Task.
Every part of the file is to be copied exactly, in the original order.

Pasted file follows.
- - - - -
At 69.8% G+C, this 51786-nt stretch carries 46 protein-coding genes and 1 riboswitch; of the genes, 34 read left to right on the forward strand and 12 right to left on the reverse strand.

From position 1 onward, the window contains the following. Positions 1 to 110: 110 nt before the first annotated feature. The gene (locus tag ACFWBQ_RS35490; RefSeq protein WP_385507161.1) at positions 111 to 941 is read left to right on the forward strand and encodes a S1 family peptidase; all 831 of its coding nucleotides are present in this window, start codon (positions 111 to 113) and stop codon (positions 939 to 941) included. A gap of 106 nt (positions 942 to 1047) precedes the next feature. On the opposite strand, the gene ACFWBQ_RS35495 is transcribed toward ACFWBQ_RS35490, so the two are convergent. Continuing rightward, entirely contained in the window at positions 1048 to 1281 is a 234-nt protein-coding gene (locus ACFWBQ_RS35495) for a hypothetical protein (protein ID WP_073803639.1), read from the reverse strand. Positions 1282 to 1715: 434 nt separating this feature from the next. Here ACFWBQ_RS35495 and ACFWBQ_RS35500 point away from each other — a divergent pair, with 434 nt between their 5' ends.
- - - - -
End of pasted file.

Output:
At 69.8% G+C, this 51786-nt stretch carries 46 protein-coding genes and 1 riboswitch; of the genes, 34 read left to right on the forward strand and 12 right to left on the reverse strand.

From position 1 onward, the window contains the following. Positions 1 to 110: 110 nt before the first annotated feature. The gene (locus tag ACFWBQ_RS35490; RefSeq protein WP_385507161.1) at positions 111 to 941 is read left to right on the forward strand and encodes a S1 family peptidase; all 831 of its coding nucleotides are present in this window, start codon (positions 111 to 113) and stop codon (positions 939 to 941) included. A gap of 106 nt (positions 942 to 1047) precedes the next feature. On the opposite strand, the gene ACFWBQ_RS35495 is transcribed toward ACFWBQ_RS35490, so the two are convergent. Continuing rightward, entirely contained in the window at positions 1048 to 1281 is a 234-nt protein-coding gene (locus ACFWBQ_RS35495) for a hypothetical protein (protein ID WP_073803639.1), read from the reverse strand. Positions 1282 to 1715: 434 nt separating this feature from the next. Here ACFWBQ_RS35495 and ACFWBQ_RS35500 point away from each other — a divergent pair, with 434 nt between their 5' ends.